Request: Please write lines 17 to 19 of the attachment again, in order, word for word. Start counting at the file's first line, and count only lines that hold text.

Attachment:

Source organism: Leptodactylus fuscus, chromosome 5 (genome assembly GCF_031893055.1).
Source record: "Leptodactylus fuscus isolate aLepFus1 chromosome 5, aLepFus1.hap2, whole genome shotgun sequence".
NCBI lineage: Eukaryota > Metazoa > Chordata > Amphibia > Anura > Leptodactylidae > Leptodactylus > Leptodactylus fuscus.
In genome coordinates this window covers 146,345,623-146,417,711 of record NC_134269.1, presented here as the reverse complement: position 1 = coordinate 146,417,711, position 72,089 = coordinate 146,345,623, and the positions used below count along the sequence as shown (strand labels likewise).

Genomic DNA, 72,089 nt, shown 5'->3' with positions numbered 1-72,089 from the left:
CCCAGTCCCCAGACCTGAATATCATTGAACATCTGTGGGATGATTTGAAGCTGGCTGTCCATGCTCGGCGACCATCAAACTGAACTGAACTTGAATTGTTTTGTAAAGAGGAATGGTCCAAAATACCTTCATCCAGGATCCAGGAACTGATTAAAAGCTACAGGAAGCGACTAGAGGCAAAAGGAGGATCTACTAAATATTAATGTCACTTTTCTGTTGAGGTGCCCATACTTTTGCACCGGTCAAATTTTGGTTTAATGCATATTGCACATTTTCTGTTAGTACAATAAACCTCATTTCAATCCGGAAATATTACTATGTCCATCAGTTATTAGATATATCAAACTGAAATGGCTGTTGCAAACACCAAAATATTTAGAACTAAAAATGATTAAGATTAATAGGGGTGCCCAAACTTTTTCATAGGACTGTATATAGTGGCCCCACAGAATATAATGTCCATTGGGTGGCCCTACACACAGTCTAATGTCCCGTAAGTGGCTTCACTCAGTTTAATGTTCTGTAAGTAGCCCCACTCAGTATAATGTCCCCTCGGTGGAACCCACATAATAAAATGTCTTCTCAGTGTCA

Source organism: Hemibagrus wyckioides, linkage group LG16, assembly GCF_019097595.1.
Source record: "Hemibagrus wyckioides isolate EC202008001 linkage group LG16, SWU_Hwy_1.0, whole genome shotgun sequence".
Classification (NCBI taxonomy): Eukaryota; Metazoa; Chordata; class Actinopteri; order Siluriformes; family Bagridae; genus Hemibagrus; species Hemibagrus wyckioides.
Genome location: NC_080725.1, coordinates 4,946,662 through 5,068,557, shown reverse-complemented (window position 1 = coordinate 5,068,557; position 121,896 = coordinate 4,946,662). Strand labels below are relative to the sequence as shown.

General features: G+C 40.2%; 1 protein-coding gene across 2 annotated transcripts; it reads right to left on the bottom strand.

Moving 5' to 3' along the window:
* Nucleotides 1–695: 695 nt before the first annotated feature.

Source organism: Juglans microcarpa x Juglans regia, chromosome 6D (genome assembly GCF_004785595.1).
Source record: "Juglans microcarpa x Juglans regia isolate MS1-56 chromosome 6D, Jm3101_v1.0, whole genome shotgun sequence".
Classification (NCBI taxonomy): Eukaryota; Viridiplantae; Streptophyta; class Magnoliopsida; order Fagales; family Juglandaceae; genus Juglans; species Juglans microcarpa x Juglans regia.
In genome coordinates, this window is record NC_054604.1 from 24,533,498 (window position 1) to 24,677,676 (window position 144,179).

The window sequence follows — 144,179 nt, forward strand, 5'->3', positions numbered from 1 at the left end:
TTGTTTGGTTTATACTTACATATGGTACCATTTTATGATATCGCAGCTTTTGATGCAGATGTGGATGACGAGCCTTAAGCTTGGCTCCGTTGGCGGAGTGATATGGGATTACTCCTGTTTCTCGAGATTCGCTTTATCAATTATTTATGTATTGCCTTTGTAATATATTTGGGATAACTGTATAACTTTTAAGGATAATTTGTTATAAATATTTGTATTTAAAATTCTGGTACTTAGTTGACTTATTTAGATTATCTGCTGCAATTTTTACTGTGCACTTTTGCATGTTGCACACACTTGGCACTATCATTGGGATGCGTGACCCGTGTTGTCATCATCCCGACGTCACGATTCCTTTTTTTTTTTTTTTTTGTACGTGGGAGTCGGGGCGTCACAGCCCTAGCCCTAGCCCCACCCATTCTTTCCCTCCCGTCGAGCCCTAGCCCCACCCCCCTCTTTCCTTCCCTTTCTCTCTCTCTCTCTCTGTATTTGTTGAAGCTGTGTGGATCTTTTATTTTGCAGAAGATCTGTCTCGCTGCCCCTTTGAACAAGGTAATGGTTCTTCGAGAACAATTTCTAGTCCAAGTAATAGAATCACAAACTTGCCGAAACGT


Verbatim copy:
In genome coordinates, this window is record NC_054604.1 from 24,533,498 (window position 1) to 24,677,676 (window position 144,179).

The window sequence follows — 144,179 nt, forward strand, 5'->3', positions numbered from 1 at the left end:
TTGTTTGGTTTATACTTACATATGGTACCATTTTATGATATCGCAGCTTTTGATGCAGATGTGGATGACGAGCCTTAAGCTTGGCTCCGTTGGCGGAGTGATATGGGATTACTCCTGTTTCTCGAGATTCGCTTTATCAATTATTTATGTATTGCCTTTGTAATATATTTGGGATAACTGTATAACTTTTAAGGATAATTTGTTATAAATATTTGTATTTAAAATTCTGGTACTTAGTTGACTTATTTAGATTATCTGCTGCAATTTTTACTGTGCACTTTTGCATGTTGCACACACTTGGCACTATCATTGGGATGCGTGACCCGTGTTGTCATCATCCCGACGTCACGATTCCTTTTTTTTTTTTTTTTTGTACGTGGGAGTCGGGGCGTCACAGCCCTAGCCCTAGCCCCACCCATTCTTTCCCTCCCGTCGAGCCCTAGCCCCACCCCCCTCTTTCCTTCCCTTTCTCTCTCTCTCTCTCTGTATTTGTTGAAGCTGTGTGGATCTTTTATTTTGCAGAAGATCTGTCTCGCTGCCCCTTTGAACAAGGTAATGGTTCTTCGAGAACAATTTCTAGTCCAAGTAATAGAATCACAAACTTGCCGAAACGT